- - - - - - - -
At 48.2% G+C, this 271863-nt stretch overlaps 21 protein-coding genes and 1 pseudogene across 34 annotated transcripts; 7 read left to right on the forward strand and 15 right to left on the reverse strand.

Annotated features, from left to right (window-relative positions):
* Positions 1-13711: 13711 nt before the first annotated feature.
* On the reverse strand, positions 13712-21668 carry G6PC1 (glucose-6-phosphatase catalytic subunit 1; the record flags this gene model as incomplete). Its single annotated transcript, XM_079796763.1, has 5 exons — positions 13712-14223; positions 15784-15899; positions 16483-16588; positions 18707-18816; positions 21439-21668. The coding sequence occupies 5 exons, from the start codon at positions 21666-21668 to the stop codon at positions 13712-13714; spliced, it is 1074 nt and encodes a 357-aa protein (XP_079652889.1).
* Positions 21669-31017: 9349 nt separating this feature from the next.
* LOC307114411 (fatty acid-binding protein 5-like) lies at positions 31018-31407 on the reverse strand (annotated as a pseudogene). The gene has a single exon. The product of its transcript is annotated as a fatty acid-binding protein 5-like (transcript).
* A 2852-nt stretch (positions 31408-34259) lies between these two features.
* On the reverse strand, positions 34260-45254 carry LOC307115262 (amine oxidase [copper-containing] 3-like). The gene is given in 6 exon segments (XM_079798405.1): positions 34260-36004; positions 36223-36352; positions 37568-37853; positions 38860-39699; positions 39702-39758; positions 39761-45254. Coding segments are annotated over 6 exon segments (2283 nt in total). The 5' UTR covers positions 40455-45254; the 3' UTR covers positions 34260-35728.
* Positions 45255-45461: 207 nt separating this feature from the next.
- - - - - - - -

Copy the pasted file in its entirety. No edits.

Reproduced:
At 48.2% G+C, this 271863-nt stretch overlaps 21 protein-coding genes and 1 pseudogene across 34 annotated transcripts; 7 read left to right on the forward strand and 15 right to left on the reverse strand.

Annotated features, from left to right (window-relative positions):
* Positions 1-13711: 13711 nt before the first annotated feature.
* On the reverse strand, positions 13712-21668 carry G6PC1 (glucose-6-phosphatase catalytic subunit 1; the record flags this gene model as incomplete). Its single annotated transcript, XM_079796763.1, has 5 exons — positions 13712-14223; positions 15784-15899; positions 16483-16588; positions 18707-18816; positions 21439-21668. The coding sequence occupies 5 exons, from the start codon at positions 21666-21668 to the stop codon at positions 13712-13714; spliced, it is 1074 nt and encodes a 357-aa protein (XP_079652889.1).
* Positions 21669-31017: 9349 nt separating this feature from the next.
* LOC307114411 (fatty acid-binding protein 5-like) lies at positions 31018-31407 on the reverse strand (annotated as a pseudogene). The gene has a single exon. The product of its transcript is annotated as a fatty acid-binding protein 5-like (transcript).
* A 2852-nt stretch (positions 31408-34259) lies between these two features.
* On the reverse strand, positions 34260-45254 carry LOC307115262 (amine oxidase [copper-containing] 3-like). The gene is given in 6 exon segments (XM_079798405.1): positions 34260-36004; positions 36223-36352; positions 37568-37853; positions 38860-39699; positions 39702-39758; positions 39761-45254. Coding segments are annotated over 6 exon segments (2283 nt in total). The 5' UTR covers positions 40455-45254; the 3' UTR covers positions 34260-35728.
* Positions 45255-45461: 207 nt separating this feature from the next.